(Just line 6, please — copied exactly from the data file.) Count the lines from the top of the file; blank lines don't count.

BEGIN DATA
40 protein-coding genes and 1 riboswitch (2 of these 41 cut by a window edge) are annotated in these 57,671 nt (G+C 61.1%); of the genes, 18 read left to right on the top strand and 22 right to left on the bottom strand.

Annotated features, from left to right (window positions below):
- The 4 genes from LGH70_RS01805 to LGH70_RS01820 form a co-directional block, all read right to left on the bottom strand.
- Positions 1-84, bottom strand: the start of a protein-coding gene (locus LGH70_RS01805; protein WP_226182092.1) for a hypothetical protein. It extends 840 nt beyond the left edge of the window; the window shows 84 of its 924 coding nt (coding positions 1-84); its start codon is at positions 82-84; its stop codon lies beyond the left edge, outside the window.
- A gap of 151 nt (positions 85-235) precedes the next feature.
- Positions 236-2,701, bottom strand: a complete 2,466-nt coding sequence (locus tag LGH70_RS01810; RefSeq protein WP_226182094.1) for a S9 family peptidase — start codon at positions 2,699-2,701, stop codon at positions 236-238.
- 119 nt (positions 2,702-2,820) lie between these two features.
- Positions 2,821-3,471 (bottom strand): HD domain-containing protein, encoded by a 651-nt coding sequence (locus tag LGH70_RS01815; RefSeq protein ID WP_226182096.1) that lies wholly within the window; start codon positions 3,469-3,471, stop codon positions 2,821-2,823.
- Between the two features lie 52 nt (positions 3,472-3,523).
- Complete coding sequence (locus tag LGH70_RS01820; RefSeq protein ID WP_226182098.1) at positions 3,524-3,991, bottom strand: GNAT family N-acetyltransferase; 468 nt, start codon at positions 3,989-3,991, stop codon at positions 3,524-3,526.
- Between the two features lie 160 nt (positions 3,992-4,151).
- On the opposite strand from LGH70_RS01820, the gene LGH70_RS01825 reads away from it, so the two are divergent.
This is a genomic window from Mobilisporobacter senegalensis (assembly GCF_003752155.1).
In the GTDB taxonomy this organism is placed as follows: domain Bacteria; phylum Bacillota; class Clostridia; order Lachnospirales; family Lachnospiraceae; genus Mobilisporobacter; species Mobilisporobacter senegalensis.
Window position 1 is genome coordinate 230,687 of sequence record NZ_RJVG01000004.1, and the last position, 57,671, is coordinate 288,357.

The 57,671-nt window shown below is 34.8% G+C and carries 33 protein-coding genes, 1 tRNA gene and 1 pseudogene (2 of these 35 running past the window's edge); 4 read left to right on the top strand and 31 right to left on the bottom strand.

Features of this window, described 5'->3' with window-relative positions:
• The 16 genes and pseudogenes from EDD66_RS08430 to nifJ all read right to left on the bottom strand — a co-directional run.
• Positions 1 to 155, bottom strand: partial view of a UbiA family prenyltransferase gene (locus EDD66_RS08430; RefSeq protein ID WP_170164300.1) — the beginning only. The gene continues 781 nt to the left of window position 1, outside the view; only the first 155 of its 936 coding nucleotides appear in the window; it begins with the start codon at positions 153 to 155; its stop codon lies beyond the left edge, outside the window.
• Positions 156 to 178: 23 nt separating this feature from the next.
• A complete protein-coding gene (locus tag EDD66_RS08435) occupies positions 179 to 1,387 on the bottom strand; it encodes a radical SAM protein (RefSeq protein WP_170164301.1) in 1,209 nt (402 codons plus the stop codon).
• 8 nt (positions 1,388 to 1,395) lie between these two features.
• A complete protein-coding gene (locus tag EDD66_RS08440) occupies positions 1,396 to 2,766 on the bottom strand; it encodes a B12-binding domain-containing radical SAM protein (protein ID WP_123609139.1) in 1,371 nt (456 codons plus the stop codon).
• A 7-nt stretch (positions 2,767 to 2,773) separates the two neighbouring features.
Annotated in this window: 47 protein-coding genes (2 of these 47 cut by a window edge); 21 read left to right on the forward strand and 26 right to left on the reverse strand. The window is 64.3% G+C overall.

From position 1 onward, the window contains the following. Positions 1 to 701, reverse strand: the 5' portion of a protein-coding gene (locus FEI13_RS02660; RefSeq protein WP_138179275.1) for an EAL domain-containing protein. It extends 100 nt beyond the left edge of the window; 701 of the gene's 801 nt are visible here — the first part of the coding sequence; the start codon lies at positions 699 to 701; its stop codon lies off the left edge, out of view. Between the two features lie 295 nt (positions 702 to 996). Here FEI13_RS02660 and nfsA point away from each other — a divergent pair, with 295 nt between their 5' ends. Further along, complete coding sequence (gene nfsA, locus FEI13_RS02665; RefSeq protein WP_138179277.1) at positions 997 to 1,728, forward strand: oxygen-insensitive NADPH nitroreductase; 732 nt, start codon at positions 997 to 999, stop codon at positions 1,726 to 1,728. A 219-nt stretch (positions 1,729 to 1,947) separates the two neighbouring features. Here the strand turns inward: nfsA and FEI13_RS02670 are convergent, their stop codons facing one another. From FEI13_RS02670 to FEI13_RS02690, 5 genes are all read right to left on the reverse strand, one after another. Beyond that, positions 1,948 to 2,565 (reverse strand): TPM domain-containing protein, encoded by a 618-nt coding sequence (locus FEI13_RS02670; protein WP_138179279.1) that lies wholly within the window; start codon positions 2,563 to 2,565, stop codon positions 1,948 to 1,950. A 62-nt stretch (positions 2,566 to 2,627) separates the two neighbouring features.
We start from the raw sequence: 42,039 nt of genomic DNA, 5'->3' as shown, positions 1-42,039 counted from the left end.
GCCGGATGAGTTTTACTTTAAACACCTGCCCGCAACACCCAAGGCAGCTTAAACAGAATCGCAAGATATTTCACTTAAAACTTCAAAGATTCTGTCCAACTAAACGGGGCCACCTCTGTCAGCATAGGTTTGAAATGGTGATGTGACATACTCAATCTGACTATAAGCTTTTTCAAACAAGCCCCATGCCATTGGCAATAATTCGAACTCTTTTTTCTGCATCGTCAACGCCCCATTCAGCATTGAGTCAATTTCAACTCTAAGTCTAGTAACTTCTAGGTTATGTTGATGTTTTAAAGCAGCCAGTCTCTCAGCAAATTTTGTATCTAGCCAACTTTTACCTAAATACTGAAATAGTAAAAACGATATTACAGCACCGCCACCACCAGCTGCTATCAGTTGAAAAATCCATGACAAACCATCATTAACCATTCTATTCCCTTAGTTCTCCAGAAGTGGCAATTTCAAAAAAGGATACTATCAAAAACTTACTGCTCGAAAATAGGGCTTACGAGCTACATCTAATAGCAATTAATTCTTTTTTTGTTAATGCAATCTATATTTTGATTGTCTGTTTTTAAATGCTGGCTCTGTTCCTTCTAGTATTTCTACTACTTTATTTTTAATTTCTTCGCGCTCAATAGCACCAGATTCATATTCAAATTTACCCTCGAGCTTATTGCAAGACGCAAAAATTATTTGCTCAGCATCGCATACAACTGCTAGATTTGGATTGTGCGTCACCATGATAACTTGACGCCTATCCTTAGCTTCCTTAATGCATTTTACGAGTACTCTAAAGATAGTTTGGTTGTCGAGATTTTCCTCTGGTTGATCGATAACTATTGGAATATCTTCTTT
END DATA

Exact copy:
- Positions 236-2,701, bottom strand: a complete 2,466-nt coding sequence (locus tag LGH70_RS01810; RefSeq protein WP_226182094.1) for a S9 family peptidase — start codon at positions 2,699-2,701, stop codon at positions 236-238.